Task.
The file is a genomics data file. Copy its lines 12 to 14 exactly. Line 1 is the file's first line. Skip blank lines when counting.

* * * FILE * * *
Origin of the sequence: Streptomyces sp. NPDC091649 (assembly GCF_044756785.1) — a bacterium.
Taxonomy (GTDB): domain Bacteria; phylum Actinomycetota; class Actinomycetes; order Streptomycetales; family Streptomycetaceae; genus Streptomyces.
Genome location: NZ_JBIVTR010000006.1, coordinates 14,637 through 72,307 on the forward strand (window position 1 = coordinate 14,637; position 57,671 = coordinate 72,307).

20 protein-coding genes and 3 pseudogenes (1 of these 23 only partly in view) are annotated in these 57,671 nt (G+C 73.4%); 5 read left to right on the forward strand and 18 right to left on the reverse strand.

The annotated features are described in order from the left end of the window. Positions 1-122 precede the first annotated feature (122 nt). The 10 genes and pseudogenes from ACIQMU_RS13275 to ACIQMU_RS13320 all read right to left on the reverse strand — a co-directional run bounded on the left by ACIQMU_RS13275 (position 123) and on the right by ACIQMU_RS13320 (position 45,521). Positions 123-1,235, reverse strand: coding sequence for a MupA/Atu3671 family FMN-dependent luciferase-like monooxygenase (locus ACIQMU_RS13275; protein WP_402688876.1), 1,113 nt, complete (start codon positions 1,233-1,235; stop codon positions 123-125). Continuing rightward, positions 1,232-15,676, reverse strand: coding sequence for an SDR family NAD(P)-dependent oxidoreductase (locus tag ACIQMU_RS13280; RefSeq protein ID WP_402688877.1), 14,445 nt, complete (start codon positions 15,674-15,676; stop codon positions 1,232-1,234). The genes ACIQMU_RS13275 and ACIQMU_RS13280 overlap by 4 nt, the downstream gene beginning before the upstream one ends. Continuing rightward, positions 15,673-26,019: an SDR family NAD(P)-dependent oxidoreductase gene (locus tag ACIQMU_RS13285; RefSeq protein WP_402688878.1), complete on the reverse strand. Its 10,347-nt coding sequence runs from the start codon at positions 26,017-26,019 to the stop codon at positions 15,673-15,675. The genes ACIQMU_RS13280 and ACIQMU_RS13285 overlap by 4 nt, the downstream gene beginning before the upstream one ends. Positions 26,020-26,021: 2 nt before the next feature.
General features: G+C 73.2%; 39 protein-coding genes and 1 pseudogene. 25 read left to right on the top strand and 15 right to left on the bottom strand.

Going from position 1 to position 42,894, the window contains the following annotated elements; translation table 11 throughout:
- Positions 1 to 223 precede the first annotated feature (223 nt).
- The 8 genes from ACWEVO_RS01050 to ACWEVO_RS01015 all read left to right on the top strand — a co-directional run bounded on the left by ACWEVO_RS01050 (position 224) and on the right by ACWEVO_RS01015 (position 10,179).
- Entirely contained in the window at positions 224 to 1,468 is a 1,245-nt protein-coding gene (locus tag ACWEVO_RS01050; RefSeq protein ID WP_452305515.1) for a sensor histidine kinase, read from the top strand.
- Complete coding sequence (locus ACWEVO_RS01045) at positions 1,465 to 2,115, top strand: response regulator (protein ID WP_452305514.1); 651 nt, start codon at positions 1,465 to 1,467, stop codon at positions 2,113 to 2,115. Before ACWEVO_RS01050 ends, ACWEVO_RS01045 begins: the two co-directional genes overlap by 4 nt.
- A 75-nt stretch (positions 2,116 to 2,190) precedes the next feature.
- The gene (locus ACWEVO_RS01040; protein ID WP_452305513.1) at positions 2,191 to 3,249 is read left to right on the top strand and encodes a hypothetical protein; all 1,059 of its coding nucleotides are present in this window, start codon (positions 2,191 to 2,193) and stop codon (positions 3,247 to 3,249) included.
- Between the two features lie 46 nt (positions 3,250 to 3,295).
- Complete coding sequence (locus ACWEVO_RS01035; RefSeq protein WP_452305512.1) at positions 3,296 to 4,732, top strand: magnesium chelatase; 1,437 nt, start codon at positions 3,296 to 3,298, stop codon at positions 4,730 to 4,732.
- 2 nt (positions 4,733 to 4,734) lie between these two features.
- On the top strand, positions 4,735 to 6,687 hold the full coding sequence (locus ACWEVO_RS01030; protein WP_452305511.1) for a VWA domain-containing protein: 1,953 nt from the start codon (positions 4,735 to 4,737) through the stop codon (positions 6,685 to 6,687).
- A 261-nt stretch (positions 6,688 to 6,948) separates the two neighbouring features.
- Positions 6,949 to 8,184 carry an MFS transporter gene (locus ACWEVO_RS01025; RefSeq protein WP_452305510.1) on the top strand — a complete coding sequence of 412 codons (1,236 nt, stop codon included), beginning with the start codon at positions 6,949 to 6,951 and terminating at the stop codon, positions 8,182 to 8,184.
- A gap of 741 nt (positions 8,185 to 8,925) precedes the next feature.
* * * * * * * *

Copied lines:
- A 75-nt stretch (positions 2,116 to 2,190) precedes the next feature.
- The gene (locus ACWEVO_RS01040; protein ID WP_452305513.1) at positions 2,191 to 3,249 is read left to right on the top strand and encodes a hypothetical protein; all 1,059 of its coding nucleotides are present in this window, start codon (positions 2,191 to 2,193) and stop codon (positions 3,247 to 3,249) included.
- Between the two features lie 46 nt (positions 3,250 to 3,295).